An investigation into the collision last month between a Los Angeles Police Department cruiser and a young woman who died concluded that the officer behind the wheel was speeding, but only slightly.

The “black-and-white” was going between 41 and 45 miles per hour in a 40 45-maximum-speed zone on Venice Boulevard when it skidded into the 1995 BMW sedan of 25-year-old Devin Petelski. She died two days later. The officer's speed was reasonable and legal given the clear, traffic-free conditions that night, argues the City Attorney's office.

“At midnight with no traffic, then 50 or 55 theoretically could be safe,” assistant City Attorney Bob Pulone told LA Weekly Wednesday. “You have to look at the existing circumstances.”

(Of course, the last time we told that to a judge, she laughed, but you get the idea: It would be hard to find traffic on that stretch of Venice Boulevard, near Venice High School, moving at less than 45 miles per hour).

The conclusion about the officer's speed was the result of a skid-mark analysis. Pulone said the investigation, conducted by the Los Angeles Police Department's own Specialized Collision Investigation Division, found that the patrol car was traveling with its headlights on but without emergency lights flashing.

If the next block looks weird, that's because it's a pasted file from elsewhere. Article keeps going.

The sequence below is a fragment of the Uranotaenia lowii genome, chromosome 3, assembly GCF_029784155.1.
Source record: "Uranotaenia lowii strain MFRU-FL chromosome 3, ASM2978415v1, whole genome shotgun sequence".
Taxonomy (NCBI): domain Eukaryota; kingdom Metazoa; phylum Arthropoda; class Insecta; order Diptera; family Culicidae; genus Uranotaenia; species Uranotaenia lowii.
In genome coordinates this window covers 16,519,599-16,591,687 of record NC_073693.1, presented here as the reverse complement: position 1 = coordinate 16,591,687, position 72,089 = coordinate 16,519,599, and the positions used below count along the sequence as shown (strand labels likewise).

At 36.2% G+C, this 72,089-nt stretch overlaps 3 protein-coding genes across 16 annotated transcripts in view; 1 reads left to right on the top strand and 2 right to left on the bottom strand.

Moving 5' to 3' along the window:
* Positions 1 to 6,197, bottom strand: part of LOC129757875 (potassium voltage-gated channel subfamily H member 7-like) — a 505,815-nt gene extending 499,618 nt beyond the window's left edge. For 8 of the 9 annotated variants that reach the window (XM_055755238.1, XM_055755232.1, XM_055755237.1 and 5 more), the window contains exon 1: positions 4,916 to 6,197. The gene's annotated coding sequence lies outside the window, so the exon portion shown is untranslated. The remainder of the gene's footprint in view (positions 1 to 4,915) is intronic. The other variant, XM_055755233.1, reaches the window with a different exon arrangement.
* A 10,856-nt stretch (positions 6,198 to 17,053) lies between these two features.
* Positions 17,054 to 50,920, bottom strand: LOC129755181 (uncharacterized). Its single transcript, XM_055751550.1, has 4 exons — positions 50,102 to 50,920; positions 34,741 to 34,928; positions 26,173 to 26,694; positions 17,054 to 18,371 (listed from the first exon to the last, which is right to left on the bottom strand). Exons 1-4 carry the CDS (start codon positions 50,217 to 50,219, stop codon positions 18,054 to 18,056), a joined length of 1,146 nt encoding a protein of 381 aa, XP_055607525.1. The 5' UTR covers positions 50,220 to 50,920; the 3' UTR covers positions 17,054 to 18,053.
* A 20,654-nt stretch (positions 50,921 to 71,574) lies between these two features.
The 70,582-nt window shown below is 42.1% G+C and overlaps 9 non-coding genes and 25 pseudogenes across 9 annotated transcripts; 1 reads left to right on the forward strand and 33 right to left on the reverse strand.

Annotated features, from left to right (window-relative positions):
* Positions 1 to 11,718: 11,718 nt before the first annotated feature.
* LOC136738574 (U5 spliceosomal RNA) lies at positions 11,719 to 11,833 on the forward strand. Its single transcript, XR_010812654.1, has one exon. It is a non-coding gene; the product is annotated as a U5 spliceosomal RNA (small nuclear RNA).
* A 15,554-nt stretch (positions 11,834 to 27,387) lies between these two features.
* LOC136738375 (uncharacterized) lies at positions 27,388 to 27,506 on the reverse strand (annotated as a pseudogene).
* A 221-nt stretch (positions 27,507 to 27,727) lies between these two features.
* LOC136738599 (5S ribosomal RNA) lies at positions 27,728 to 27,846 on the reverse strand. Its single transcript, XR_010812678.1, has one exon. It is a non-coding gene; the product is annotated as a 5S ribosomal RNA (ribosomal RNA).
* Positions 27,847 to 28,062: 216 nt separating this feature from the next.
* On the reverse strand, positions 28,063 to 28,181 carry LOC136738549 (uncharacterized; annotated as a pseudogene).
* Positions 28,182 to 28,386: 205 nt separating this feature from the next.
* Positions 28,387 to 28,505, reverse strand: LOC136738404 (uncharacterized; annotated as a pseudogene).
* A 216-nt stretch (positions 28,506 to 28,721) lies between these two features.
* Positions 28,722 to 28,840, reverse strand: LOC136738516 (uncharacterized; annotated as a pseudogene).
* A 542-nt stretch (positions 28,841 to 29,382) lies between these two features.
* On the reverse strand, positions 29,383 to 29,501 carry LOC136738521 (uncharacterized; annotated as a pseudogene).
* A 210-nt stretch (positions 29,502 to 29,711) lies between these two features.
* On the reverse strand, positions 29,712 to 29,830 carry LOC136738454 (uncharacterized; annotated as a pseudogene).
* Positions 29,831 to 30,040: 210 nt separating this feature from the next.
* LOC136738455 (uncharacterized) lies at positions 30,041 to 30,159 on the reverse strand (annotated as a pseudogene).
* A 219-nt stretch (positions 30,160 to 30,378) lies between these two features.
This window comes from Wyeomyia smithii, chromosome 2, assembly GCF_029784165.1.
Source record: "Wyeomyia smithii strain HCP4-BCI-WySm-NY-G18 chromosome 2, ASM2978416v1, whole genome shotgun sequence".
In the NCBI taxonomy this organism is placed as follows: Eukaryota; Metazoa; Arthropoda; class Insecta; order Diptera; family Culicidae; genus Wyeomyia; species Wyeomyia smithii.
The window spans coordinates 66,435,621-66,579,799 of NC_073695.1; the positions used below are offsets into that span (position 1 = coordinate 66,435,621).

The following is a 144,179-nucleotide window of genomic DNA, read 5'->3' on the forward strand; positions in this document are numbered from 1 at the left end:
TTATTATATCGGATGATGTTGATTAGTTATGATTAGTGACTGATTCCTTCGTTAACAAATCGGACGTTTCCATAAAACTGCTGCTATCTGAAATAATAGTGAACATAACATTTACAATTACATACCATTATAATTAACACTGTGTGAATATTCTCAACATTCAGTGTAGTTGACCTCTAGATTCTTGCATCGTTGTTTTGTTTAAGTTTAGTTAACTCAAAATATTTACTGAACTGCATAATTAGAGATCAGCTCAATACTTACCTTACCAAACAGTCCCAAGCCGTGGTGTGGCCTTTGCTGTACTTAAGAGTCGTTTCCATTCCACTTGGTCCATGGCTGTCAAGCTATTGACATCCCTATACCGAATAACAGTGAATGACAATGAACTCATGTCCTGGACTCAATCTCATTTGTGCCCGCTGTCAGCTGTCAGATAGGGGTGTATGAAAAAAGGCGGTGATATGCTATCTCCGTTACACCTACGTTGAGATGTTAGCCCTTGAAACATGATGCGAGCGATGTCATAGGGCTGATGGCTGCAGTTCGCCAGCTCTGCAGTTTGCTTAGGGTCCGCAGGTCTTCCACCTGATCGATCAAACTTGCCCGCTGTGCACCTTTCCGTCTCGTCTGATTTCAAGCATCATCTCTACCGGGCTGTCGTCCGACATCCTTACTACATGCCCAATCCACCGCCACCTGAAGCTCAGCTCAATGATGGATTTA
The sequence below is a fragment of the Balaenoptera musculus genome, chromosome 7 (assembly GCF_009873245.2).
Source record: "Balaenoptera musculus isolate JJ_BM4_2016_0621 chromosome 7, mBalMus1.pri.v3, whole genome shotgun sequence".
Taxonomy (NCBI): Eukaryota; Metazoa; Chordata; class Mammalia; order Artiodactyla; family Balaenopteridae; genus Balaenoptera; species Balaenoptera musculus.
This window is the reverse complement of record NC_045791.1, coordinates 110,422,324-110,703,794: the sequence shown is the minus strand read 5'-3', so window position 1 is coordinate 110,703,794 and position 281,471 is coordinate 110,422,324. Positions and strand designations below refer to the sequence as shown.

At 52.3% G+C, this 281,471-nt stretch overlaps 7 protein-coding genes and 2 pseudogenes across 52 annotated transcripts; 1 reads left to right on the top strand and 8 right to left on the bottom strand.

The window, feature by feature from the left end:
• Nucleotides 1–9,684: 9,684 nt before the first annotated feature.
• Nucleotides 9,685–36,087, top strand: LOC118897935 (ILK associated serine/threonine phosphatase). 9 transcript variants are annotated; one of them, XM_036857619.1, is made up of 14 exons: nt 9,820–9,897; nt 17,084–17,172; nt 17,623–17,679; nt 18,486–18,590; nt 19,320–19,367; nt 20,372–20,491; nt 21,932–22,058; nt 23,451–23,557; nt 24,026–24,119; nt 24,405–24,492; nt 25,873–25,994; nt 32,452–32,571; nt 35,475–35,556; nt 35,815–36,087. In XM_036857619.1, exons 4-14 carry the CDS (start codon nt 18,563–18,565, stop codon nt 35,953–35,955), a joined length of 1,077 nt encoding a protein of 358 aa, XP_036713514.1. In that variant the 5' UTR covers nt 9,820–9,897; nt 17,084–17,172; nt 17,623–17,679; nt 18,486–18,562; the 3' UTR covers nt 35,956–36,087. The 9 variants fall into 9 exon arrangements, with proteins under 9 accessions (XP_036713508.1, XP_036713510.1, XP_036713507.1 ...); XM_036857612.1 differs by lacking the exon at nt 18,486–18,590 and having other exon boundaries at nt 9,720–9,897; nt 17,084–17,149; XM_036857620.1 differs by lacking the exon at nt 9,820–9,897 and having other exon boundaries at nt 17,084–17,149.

Pulone told the Los Angeles Times Tuesday night that the officers in the vehicle were not responding to a burglary in-progress call, as previously believed. Traffic Det. Jesse Ravega, however, told the Weekly they “were responding to back a unit handling a burglar-there-now — what we call a hot prowl.”

That would be a high-priority call for cops, and it raises the question of whether or not the officers were racing to a call without their lights and sirens on. Such practice, while “out-of-policy” for the LAPD, is not that unusual, as even Ravega admits.

Friends of Petelski, whose family has hired an attorney, say the officers were “silent running” — without proper lights — to a crime in progress. Pulone told LA Weekly that Petelski could have, in fact, violated two rules by possibly running a stop sign at Glyndon Avenue and then failing to yield the right of way to the patrol car.

“You're possibly looking at two different vehicle code violations,” he said, “failure to stop and failure to yield.”

LA Weekly